When parents go through a divorce, they usually worry about their children’s futures. This includes matters of custody and how they will get to stay involved in their lives. When dealing with custody, people often believe that mothers are awarded custody more often than fathers. However, this is a misconception, as fathers have the same parental rights that mothers do. Fathers who wish to fight for the right to their children should retain the services of an experienced New Jersey divorce attorney for help.
What are Father’s Rights?
Fathers who wish to have rights to their children are required to first prove that they are the biological father. There are some cases in which fathers are automatically granted paternity while others have to fight to prove it. When a father is married to the child’s mother during the 10-month period before the child’s birth, they can be granted paternity immediately. Some parents choose to sign a Certificate of Parentage when this child is born, allowing a parent rights to their child.
In the event that a father is not given paternity automatically, they must bring a Paternity Action to the Family Court. Once this is done, a judge can order a genetic test in order to determine whether or not they are the child’s biological parent. If they are, the father will be granted legal parental rights. This includes child custody, child support, and visitation rights.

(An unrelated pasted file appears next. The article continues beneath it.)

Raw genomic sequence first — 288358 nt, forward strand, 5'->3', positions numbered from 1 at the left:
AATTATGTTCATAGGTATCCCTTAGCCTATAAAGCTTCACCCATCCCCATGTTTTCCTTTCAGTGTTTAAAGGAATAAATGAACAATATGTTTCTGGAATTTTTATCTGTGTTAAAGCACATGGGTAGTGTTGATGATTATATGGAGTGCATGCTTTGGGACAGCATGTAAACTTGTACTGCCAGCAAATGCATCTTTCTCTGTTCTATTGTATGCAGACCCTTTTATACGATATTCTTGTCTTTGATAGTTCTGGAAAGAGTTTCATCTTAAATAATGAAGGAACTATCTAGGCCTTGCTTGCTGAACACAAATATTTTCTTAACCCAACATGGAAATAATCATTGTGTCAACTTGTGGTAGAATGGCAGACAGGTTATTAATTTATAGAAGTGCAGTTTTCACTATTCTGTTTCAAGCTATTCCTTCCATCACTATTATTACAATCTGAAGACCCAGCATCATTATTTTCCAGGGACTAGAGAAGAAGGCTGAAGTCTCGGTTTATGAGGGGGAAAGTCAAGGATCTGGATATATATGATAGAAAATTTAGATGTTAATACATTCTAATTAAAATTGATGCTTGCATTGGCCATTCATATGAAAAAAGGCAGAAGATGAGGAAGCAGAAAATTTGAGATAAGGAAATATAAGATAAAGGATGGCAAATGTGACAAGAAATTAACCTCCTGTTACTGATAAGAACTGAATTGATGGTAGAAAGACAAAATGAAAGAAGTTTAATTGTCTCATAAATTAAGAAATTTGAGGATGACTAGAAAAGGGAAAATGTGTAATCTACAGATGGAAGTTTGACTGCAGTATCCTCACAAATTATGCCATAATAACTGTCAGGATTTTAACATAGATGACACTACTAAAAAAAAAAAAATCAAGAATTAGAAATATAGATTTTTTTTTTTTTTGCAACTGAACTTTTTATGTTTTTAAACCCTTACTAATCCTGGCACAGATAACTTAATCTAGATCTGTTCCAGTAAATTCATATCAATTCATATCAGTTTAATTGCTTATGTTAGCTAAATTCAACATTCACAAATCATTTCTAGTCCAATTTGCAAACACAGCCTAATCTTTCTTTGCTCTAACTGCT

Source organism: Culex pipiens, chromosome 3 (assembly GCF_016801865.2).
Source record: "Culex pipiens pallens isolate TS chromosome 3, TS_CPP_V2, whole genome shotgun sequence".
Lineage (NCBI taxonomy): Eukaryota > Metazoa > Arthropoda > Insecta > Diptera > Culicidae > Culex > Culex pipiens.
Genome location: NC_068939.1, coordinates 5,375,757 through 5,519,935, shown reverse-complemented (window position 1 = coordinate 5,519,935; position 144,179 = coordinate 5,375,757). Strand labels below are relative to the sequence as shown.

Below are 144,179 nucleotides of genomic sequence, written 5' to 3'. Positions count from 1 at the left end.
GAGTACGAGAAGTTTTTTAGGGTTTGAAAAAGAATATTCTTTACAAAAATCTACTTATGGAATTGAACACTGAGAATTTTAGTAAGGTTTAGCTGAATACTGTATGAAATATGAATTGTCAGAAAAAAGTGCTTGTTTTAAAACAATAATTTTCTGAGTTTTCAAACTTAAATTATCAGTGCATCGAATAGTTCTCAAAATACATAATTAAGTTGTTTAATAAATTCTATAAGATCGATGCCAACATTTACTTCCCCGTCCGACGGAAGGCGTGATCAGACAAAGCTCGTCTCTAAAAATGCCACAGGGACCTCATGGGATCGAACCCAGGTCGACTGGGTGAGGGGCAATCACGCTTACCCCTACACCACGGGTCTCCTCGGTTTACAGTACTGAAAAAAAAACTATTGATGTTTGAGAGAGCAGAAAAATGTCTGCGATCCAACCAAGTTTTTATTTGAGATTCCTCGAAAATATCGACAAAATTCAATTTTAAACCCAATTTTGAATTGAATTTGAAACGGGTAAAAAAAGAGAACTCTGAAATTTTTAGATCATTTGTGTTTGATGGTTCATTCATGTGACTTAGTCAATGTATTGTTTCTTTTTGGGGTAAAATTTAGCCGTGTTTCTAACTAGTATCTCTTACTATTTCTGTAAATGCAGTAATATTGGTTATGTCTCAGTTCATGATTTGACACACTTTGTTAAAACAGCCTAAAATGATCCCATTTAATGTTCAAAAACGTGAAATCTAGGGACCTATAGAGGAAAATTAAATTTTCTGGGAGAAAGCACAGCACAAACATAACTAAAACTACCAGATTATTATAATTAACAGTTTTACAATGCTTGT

Types of Custody in New Jersey
There are different types of custody that a father can be awarded in New Jersey. The type that is awarded can vary depending on the case. Physical custody allows the child to live with and spend the majority of their time with the parent that it is awarded to. On the other hand, legal custody allows the parent to be involved in making decisions for their child and their upbringing. This can include matters such as healthcare, schooling, religion, and more. During custody cases, it is important for a father to at least fight for legal custody.
How Do Courts Determine Custody?
Custody decisions are taken very seriously by the court, as it is required that the decisions are made in the best interest of the child. What is best for the child can be determined by considering the following:
- The father’s relationship with the child
- The father’s relationship with the former spouse
- If the father is seeking custody with honest intentions
- The stability the father can provide their child
- The child’s needs
- The child’s preference if they are of sufficient age
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